5 Reasons Why the Crew of TNG is 2nd Rate Starfleet

by Mark MacDonald, Staff Writer –

Celebrity City

Greater than the debate between Brady and Manning or LeBron vs Jordan is the age-old question: Original Crew or The Next Generation?

This list of indictments committed by TNG should put any doubts to rest…

1. The Holodeck

Despite endangering the Enterprise and/or members of its crew a dozen times*, the crew of The Next Generation cannot help but indulge themselves in the 3D simulated entertainment offered in the ship’s holodeck. If it’s not Jean Luc ensnared in a 1940s San Francisco simulation, it’s Riker being played by the Binars via a sultry hologram vixen set in New Orleans. Let’s just forget that Worf’s arm was broken and his son’s life threatened while playing in the Wild Wild West, or that a simulation of Moriarty, created to challenge Data’s intellect, became self-aware and took control of the entire ship! But hey, I guess there aren’t more important things to do like, I don’t know, exploring new worlds and seeking out new life and civilizations?

*[Episodes 11, 14, 28, 68, 133, 137]

2. Riker is a Murderer

Riker sucks

Riker sucks

“I grabbed a phaser and I defended my Captain!” proclaims First Officer William Riker in Episode 163 “The Pegasus.” What he is referring to is his conduct while serving as helmsman under then Captain Pressman on the USS Pegasus. While performing a secret (and illegal) experiment in phased cloaking, something went wrong. Feeling the ship was being put in unnecessary jeopardy, the First Officer of the Pegasus, along with the majority of the crew, mutinied against Pressman. Riker, on the other hand, defended “his Captain” and together they abandoned ship, dooming the crew that remained onboard. Riker helped cover up the incident for 12 years before the Pegasus was discovered by the Enterprise and the experiment revealed. I don’t know about you, but where I come from, murdering Starfleet officers whose only intent was to stop an illegal experiment and save lives is unforgivable.

3. Geordi is a Creep

Episode 138 “Aquiel”: The Enterprise is sent to resupply an outpost near the Klingon border, finding the station abandoned. Assuming Lt. Aquiel Unari, stationed onboard, must be dead (though a shuttle was pointedly missing) Geordi La Forge settles into her room, takes ownership of her dog and begins combing through her personal logs, reading her books, even having a taste of her favorite childhood drink. In Geordi’s own words, he was “up all night looking at personal logs.” Of course, Lt. Unari is NOT dead, and returns to the station under suspicious circumstances. Sure, Geordi fesses up, sure they have a romance and yes, they use a Kanar during intimacy, but does that make any of this appropriate? Why couldn’t Data have looked at the logs? It would have taken him all of 10 seconds.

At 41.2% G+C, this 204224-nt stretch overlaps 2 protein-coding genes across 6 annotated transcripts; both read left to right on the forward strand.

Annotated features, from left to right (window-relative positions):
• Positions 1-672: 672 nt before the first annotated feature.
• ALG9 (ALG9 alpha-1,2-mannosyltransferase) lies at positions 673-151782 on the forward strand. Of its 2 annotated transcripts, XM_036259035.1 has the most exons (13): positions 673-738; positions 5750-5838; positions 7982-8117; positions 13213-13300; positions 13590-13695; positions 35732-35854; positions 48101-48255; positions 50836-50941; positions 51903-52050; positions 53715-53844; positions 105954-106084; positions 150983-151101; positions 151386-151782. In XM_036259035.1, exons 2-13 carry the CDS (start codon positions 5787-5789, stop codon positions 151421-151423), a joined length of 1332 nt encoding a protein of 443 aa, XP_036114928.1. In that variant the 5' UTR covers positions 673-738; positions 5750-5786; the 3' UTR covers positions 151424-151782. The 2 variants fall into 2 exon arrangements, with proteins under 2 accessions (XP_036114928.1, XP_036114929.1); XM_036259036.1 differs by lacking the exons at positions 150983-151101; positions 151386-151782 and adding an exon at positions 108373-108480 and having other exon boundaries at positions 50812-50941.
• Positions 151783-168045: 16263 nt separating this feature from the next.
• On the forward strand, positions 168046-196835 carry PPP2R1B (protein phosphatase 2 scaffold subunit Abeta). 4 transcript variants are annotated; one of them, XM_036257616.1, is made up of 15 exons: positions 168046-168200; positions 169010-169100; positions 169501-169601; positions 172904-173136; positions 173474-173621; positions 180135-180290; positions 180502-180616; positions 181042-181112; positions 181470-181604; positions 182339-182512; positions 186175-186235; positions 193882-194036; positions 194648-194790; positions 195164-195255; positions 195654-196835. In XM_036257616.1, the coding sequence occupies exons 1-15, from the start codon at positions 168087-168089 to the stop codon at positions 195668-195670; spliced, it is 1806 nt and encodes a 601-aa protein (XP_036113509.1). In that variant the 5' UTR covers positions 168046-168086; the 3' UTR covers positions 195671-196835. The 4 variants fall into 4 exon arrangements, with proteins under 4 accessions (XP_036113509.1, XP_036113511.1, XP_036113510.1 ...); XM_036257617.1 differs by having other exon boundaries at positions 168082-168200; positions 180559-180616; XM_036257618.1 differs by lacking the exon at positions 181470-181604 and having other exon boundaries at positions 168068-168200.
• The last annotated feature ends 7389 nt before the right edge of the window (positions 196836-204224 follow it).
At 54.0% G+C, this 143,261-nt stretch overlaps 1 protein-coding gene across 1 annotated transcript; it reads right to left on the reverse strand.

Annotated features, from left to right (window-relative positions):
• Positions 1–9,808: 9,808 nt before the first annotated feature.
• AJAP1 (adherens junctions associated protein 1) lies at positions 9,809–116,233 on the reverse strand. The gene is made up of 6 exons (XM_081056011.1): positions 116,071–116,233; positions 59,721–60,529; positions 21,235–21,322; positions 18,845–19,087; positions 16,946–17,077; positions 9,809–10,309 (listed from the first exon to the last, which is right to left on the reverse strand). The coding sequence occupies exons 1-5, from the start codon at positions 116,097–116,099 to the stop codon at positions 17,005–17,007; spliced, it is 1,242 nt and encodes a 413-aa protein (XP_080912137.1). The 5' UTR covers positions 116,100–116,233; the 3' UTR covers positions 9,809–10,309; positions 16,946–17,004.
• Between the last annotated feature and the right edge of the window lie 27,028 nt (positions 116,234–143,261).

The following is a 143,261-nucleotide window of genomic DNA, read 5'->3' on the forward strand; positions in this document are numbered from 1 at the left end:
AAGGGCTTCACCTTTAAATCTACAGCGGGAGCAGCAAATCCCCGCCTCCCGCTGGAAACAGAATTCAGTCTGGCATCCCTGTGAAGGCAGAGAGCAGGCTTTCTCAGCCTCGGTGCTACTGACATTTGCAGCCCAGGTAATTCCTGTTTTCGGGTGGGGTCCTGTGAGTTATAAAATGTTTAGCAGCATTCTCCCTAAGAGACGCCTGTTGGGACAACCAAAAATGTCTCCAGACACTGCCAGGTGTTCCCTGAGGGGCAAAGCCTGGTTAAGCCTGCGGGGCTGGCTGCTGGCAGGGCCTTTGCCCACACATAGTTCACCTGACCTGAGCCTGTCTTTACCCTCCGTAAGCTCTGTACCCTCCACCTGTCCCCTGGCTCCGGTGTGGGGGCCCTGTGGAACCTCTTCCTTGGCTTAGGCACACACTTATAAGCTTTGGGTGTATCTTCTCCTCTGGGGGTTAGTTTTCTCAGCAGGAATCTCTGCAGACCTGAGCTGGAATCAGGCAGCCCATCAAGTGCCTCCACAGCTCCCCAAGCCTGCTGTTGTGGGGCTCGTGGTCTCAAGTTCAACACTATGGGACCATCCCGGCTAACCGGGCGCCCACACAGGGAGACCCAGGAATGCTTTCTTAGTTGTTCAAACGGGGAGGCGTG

4. Picard Blubbers

Could you whine a little more Picard?

Could you whine a little more Picard?

Some say it takes a man to cry; well that may be, but not a Starfleet Captain. James Tiberius Kirk lost his only son, murdered by a Klingon as he listened in. Did he cry? No, he sat down in his chair, yelled, “You Klingon bastard, you killed my son!” and got to the business at hand. Captain Jean Luc Picard, however, upon hearing of his nephew’s tragic death, full on breaks down*. It’s one thing to let a tear slide down your cheek, or to choke up while giving a eulogy to your best friend who died to save the Enterprise, but this? Then again what do you expect from a man who spells knife with an “n”**?

*[Star Trek: Generations]

**[Episode 11]

5. Wolf 359

Perhaps the most damning indictment of The Next Generation has to be their catastrophic failures leading up to the slaughter of 39 Starfleet ships at Wolf 359. Let’s not forget that the only reason the Borg travelled over 7,000 light years to find the Federation was an encounter with Picard that would never have happened had Jean Luc accepted Q’s proposal to join the Enterprise’s crew*. I have no idea why having a semi-omnipotent being on your ship would be a bad thing, but instead Captain Picard’s snub leads the Enterprise to the Borg, some 7,000 light years away. 18 people die, Picard grovels to Q and the Enterprise is saved. But now the Borg want Earth and, two years later, they arrive, calling Picard out by name, clearly looking to assimilate him and steal his knowledge. Of course, Picard doesn’t clue in on this and he is subsequently nabbed, escorted to the mainframe and borgified. There go all the tactics Starfleet devised, there goes the USS Melbourne, the USS Chekov, the USS Princeton, three dozen other starships and the lives of over 10,000 Starfleet officers. Ever heard of cyanide Jean Luc? They had it in WW2, you might remember that from your adventures in the holodeck. [Editor’s note: Meow!]

[*Episode 41]